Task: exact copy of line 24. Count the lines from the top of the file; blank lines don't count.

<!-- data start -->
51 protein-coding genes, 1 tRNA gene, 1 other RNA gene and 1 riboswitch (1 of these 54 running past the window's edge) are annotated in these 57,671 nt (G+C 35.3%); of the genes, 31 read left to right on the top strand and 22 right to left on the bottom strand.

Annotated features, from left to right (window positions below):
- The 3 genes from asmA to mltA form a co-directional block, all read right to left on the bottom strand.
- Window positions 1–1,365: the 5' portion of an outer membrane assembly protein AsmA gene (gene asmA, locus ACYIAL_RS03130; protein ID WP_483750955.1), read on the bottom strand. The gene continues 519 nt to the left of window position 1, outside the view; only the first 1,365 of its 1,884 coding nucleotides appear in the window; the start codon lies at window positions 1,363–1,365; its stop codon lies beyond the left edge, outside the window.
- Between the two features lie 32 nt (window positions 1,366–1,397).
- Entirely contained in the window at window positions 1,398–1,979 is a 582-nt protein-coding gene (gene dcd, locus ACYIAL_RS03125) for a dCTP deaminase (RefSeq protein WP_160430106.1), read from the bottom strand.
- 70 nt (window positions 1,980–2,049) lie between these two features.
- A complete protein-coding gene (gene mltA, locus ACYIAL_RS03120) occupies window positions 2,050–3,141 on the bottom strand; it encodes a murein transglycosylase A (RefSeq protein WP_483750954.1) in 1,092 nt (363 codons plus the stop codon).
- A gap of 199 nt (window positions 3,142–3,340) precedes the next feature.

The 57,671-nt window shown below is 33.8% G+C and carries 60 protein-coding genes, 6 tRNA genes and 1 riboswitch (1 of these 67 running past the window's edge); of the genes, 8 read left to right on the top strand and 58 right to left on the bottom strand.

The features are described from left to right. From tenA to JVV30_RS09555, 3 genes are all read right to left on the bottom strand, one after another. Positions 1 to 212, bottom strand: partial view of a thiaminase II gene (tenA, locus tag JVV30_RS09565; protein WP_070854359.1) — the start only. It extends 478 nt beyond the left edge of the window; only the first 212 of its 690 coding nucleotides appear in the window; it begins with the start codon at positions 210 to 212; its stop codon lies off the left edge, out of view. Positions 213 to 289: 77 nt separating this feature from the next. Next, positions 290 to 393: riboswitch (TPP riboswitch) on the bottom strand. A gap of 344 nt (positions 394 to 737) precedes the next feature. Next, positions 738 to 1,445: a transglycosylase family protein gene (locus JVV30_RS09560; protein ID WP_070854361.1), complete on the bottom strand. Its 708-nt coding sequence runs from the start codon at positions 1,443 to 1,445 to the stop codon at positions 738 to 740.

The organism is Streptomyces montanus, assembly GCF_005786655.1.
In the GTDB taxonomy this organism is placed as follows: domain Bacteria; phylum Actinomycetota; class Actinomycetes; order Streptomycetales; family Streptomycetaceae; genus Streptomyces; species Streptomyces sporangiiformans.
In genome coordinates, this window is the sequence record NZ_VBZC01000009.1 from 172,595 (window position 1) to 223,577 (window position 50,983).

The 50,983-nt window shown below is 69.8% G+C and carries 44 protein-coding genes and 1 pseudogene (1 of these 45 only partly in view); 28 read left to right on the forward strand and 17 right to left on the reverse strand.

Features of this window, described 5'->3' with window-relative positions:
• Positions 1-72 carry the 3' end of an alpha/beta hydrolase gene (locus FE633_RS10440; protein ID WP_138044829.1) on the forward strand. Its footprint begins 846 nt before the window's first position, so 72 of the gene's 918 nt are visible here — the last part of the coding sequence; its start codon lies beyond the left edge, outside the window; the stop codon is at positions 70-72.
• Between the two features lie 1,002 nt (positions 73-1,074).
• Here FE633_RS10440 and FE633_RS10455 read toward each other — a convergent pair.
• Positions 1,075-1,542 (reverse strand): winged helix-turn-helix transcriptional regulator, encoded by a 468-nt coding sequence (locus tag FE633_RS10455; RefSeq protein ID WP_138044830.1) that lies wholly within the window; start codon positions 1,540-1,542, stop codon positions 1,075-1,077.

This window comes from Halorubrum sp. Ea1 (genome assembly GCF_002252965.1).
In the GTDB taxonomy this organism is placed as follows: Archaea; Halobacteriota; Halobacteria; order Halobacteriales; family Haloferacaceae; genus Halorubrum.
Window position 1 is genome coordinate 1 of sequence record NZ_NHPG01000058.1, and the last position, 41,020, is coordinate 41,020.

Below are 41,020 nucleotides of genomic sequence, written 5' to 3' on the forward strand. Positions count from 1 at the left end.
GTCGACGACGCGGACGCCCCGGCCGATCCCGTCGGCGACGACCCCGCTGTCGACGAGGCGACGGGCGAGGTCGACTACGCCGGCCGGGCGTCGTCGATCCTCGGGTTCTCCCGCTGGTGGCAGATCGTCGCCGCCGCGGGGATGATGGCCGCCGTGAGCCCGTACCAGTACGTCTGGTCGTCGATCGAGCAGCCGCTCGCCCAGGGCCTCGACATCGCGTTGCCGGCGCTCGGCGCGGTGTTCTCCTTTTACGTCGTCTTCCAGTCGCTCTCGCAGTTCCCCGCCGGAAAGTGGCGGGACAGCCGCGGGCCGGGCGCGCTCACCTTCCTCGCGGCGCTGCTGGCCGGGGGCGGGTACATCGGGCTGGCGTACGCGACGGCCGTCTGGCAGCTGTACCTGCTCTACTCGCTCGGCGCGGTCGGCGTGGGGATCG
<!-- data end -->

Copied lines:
Below are 41,020 nucleotides of genomic sequence, written 5' to 3' on the forward strand. Positions count from 1 at the left end.